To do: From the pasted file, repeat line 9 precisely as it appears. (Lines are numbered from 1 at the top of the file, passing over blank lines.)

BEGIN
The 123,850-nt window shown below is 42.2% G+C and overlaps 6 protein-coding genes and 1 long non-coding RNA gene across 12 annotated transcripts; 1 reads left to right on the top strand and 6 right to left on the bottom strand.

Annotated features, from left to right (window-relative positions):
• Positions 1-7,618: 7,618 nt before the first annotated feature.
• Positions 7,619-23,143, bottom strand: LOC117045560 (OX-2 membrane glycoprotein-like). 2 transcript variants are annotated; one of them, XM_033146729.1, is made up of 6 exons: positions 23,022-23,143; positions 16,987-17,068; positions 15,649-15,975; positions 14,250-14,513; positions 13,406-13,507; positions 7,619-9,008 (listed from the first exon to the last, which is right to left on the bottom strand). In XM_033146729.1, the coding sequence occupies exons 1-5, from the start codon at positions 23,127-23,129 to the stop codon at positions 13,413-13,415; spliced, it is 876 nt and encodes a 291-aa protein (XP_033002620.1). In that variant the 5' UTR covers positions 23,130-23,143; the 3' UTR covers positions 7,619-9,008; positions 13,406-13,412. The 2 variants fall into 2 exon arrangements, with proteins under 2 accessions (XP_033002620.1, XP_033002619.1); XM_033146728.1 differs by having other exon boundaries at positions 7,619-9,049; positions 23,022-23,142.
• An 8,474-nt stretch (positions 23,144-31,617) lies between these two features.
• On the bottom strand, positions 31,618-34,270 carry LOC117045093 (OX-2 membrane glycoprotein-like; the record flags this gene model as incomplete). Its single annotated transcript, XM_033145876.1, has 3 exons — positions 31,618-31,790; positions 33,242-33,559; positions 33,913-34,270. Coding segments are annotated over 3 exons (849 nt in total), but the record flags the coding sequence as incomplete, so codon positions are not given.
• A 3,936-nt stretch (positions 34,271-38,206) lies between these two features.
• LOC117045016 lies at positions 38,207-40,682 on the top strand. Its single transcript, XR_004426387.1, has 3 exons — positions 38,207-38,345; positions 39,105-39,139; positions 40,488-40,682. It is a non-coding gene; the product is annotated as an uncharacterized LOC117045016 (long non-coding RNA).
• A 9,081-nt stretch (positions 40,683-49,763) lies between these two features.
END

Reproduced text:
• A 9,081-nt stretch (positions 40,683-49,763) lies between these two features.